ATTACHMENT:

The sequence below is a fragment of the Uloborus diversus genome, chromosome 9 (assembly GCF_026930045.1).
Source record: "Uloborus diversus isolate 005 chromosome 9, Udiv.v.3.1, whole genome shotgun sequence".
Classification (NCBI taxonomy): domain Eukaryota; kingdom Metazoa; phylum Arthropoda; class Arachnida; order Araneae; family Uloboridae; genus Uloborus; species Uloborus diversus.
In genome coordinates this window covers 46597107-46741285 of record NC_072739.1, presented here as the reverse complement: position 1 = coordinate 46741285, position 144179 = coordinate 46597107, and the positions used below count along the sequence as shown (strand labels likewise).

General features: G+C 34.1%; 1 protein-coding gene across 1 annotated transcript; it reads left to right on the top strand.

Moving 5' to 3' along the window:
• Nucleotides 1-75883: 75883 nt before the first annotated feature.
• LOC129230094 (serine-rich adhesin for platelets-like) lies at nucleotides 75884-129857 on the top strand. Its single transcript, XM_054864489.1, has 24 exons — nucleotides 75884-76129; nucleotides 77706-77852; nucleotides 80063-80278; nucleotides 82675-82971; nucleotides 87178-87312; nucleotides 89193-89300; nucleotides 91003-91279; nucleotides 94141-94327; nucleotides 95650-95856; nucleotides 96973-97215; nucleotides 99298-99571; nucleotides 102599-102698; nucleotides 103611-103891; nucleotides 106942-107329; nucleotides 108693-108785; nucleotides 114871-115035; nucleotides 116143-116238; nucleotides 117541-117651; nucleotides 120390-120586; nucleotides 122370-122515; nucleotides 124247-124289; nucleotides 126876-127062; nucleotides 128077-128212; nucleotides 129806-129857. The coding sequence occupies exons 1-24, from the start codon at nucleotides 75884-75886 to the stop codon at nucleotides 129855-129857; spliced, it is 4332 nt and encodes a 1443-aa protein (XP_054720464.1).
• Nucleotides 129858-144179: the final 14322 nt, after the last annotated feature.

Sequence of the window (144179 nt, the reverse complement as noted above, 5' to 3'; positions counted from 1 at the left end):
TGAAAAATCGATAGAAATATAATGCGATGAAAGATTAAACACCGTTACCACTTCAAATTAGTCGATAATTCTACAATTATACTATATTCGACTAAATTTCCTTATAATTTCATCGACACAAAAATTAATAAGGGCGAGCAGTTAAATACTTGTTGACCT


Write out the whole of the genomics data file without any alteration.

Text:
The sequence below is a fragment of the Uloborus diversus genome, chromosome 9 (assembly GCF_026930045.1).
Source record: "Uloborus diversus isolate 005 chromosome 9, Udiv.v.3.1, whole genome shotgun sequence".
Classification (NCBI taxonomy): domain Eukaryota; kingdom Metazoa; phylum Arthropoda; class Arachnida; order Araneae; family Uloboridae; genus Uloborus; species Uloborus diversus.
In genome coordinates this window covers 46597107-46741285 of record NC_072739.1, presented here as the reverse complement: position 1 = coordinate 46741285, position 144179 = coordinate 46597107, and the positions used below count along the sequence as shown (strand labels likewise).

General features: G+C 34.1%; 1 protein-coding gene across 1 annotated transcript; it reads left to right on the top strand.

Moving 5' to 3' along the window:
• Nucleotides 1-75883: 75883 nt before the first annotated feature.
• LOC129230094 (serine-rich adhesin for platelets-like) lies at nucleotides 75884-129857 on the top strand. Its single transcript, XM_054864489.1, has 24 exons — nucleotides 75884-76129; nucleotides 77706-77852; nucleotides 80063-80278; nucleotides 82675-82971; nucleotides 87178-87312; nucleotides 89193-89300; nucleotides 91003-91279; nucleotides 94141-94327; nucleotides 95650-95856; nucleotides 96973-97215; nucleotides 99298-99571; nucleotides 102599-102698; nucleotides 103611-103891; nucleotides 106942-107329; nucleotides 108693-108785; nucleotides 114871-115035; nucleotides 116143-116238; nucleotides 117541-117651; nucleotides 120390-120586; nucleotides 122370-122515; nucleotides 124247-124289; nucleotides 126876-127062; nucleotides 128077-128212; nucleotides 129806-129857. The coding sequence occupies exons 1-24, from the start codon at nucleotides 75884-75886 to the stop codon at nucleotides 129855-129857; spliced, it is 4332 nt and encodes a 1443-aa protein (XP_054720464.1).
• Nucleotides 129858-144179: the final 14322 nt, after the last annotated feature.

Sequence of the window (144179 nt, the reverse complement as noted above, 5' to 3'; positions counted from 1 at the left end):
TGAAAAATCGATAGAAATATAATGCGATGAAAGATTAAACACCGTTACCACTTCAAATTAGTCGATAATTCTACAATTATACTATATTCGACTAAATTTCCTTATAATTTCATCGACACAAAAATTAATAAGGGCGAGCAGTTAAATACTTGTTGACCT